VOTER FRAUD IN HISTORY: Voter fraud and suppression have been occurring in America since day one. According to a 2008 article in Slate, “In colonial America candidates would promise land for votes,” and officials would “manipulate poll locations, voting times, and voter qualification” or change election results unilaterally and intimidate various voters. George Washington won his seat in the Virginia House of Burgesses in 1758 by spending 40 pounds on alcohol for his neighbors. Drinking around polling stations was banned because of these practices. Voter intimidation by “bosses” used to be very common.
Is Voter Suppression a Problem?
Voter suppression is a much more widely known problem than voter fraud, but it is also a much more contested subject. If we consider voter intimidation, misinformation, and making it difficult to cast a ballot voter suppression, then it is rampant in most historic elections.
In the U.S. we have two major problems, and both are legal: Gerrymandering and Voter ID laws.
- Gerrymandering or redistricting, is when lines are drawn to create red regions and blue regions or in the worst cases to ensure all red or all blue states by carving up regions tactically.
- Voter ID is a double-edged sword; it is the requirement that a certain type of ID must be obtained to vote. This prevents some types of voter fraud like falsely recording of votes, buying votes, or casting ballots of dead voters. It can easily be considered voter suppression when it causes fewer minorities, college students, and seniors to vote as it is harder for them to get IDs and get to polling places, each for a different reason.
Gerrymandering: Crash Course Government and Politics #37.
Voter Suppression Is Real & Now We Have Mathematical Proof.
FACT: The Fifth Circuit, in an opinion, found that Texas’s strict photo ID law is racially discriminatory. The court noted that there were “only two convictions for in-person voter impersonation fraud out of 20 million votes cast in the decade” before Texas passed its law.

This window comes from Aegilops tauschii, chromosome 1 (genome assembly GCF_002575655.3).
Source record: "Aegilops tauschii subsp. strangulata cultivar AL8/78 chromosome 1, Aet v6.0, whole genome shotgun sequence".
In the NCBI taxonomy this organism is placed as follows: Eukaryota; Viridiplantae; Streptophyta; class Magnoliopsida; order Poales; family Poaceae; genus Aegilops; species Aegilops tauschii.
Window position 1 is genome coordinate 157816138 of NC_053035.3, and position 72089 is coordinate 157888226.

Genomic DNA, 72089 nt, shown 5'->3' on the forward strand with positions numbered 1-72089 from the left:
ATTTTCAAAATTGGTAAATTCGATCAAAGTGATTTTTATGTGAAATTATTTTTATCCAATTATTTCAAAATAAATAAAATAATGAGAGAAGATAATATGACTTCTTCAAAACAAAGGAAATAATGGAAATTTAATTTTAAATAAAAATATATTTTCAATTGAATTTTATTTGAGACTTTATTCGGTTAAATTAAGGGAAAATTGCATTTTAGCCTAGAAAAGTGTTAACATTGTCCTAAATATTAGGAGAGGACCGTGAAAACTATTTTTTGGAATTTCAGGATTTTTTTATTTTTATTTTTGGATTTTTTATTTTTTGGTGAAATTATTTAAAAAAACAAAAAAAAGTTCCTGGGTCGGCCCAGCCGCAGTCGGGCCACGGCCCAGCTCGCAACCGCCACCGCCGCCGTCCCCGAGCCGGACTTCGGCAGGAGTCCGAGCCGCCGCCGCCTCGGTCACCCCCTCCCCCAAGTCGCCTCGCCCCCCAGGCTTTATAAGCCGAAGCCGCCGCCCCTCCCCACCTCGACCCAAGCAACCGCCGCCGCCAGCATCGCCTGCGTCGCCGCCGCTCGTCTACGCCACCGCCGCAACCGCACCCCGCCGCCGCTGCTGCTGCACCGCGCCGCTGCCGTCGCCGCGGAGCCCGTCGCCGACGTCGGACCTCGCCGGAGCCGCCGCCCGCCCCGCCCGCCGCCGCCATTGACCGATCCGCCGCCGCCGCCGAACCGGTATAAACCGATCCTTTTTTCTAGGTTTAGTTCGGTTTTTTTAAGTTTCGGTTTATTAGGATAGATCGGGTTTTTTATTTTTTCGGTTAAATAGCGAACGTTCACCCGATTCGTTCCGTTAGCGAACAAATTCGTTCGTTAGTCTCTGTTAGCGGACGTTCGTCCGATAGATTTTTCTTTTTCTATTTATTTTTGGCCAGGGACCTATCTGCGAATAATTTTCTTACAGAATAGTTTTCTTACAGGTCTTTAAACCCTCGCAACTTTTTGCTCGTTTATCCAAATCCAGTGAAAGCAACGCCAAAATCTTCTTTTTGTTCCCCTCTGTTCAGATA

Types of Voter Fraud and Voter Suppression
The best thing to remember when researching voter fraud and voter suppression aside from the key points noted above, is to remember that there are many different types of voter fraud and suppression. The list below is from voterfraudfacts.com with permission.
- Electorate Manipulation- Manipulation of Demography and Disenfranchisement.
- Intimidation- Violence or the Threat of Violence, Attacks on Polling Places, Legal Threats, and Economic Threats.
- Vote Buying- Rewarding a voter for voting (or not voting) in a specific way.
- Misinformation- Presenting false information about the process of voting or the issues of an election.
- Misleading or Confusing Ballot Papers- Presenting confusing or misleading ballot papers. Like, vote “yes” to vote “no” on “not legalizing marriage equality.”
- Ballot Stuffing- The submission of multiple votes by one person.
- Misrecording of Votes- The process of incorrectly counting votes or attributing a vote incorrectly.
- Misuse of Proxy Votes- Tampering or misrepresentation in the process of proxy voting.
- Destruction or Invalidation of Ballots- The process of destroying or hiding ballots.
- Tampering with Electronic Voting Machine- Just as it sounds, the process of tampering with an electronic voting machine in anyway before or after the voting process.
- Gerrymandering– The act of redistricting for political advantage.
- Voter Suppression– Suppressing eligible voters by any legal or illegal means in local, state, or federal elections.